Rani Rashmoni statue at the Esplanade, KolkataRani Rashmoni (Bengali: রানি রাসমণি, 1793—1861) was the founder of the Dakshineswar Kali Temple, Kolkata, and remained closely associated with Sri Ramakrishna Paramhansa after she appointed him as the priest of the temple. Amongst her other including construction of street from Subarnarekha River to Pari for pilgrims, Babughatalso known as Rani Rashmoni Ghat, Ahirtola Ghat and Nimtola Ghat for the every day bathers at the Ganges and offered considerable charity to the Imperial Library (now theNational Library of India) and Hindu College (now Presidency College)..
Lok Mata Rani Rashmoni Mission is today situated near Nimpith Ashram, South 24 Parganas .
BiographyShe was born on 26 September 1793 into a poor farming family of Harekrishna Das inKona village, in present day North 24 Parganas . Exceptionally beautiful, she was married to Babu Rajachandra Das of Janbazar,Kolkata, a member of a wealthy zamindar family, when she was eleven years old. After her husband's death she took charge of the zamindari and business. She soon proved herself a natural leader. While the prestige of the zamindari grew, Rani Rashmoni, being very pious from childhood, continued to lead an extremely religious and austere life, befitting a widow in Indian Bengali Hindu society. Rani Rashmoni died on 19 February, 1861.
Dakshineswar Kali Temple, built by Rani Rashmoni in 1855The Rani and her clashes with the British in India became household tales in her time. By blocking the shipping trade on a part of Ganges she compelled the British to abolish the tax imposed on fishing in the river, which threatened the livelihood of poor fishermen. When Pujaprocessions were stopped by the British on the charge that they disturbed the peace, she defied the orders. The British had to withdraw the penalty imposed on her in the face of public opposition and rioting in her support.
Rani Rashmoni also had to her credit numerous charitable works and other contributions to society. She oversaw the construction of a road from Subarnarekha river to Pari for pilgrims. She funded the construction of ghats such as Babughat (in memory of her husband), Ahiritola Ghat and Nimtala Ghat for the daily bathers in the Ganges. She donated generously to the then Imperial Library (now the National Library of India) and Hindu College (now Presidency College). Prince Dwarkanath Tagore had mortgaged a part of his Zamindari in now South 24 Parganas (part of present day Santoshpur and adjoining areas) to Rani Rashmoni for his passage to England. This part of land which was then a part of the Sunderbans was marshy and almost uninhabitable except for some families of thugs who found the area convenient to stay and venture out for plunders in far away places mounted on stilts. Rani Rashmoni persuaded these families and helped them to build up fisheries in the surrounding water bodies that later turned into large rich bheris. They gradually gave up their 'profession' of plundering and transformed into a community of fishermen. This was a great social reform that the Rani had initiated.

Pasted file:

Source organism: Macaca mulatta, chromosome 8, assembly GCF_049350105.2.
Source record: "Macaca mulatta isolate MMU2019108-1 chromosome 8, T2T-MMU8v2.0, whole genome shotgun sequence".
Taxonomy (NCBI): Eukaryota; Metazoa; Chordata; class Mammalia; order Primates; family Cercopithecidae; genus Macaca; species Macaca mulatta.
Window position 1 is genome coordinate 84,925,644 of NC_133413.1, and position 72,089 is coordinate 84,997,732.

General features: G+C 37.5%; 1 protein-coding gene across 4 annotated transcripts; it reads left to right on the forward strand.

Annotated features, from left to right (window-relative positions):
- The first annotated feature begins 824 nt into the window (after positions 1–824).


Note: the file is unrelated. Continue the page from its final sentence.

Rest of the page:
A divine revelation led her to found the famous temple complex on the banks of the Ganges at Dakshineswar in the North 24 Parganas.Sri Ramakrishna Paramhansa (then known as Gadadhar) was appointed its head priest under her patronage.
Rani Rashmoni's House at Janbazar was venue of traditional Durga Puja celebration each autumn. This included traditional pomp, including all-night jatras (folk theatre), rather than by entertainment for the Englishmen with whom she carried on a running feud. After her death in 1861, her sons-in-law took to celebrating Durga Puja in their respective premises 
In popular culture
Shrine dedicated to Rani Rashmoni within the precincts of Dakshineswar Kali TempleRani Rashmoni has also been subject of a biopic in Bengali language, titled Rani Rashmoni(1955), directed by Kaliprasad Ghosh, and wherein lead played by famous theatre personality. Molina Devi .
- ^ Rashmoni Devi Dakshineswar Kali Temple website.
- ^ NGO's working with Environment Department Environment Department, Govt. of West Bengal.
- ^ A Quest for Roots: Stree Shakti, by Rekha Mody, Stree Shakti, Calcutta, India. Published by Stree Shakti, 1999. Page 78.
- ^ Chaliha, Jaya and Gupta, Bunny, Durga Puja in Calcutta, in Calcutta, the Living City, Vol. II, edited by Sukanta Chaudhuri, first published 1990, 2005 edition, pp. 334-335, Oxford University Press, ISBN 0-19-563697-X.
- ^ Rani Rashmoni at the Internet Movie Database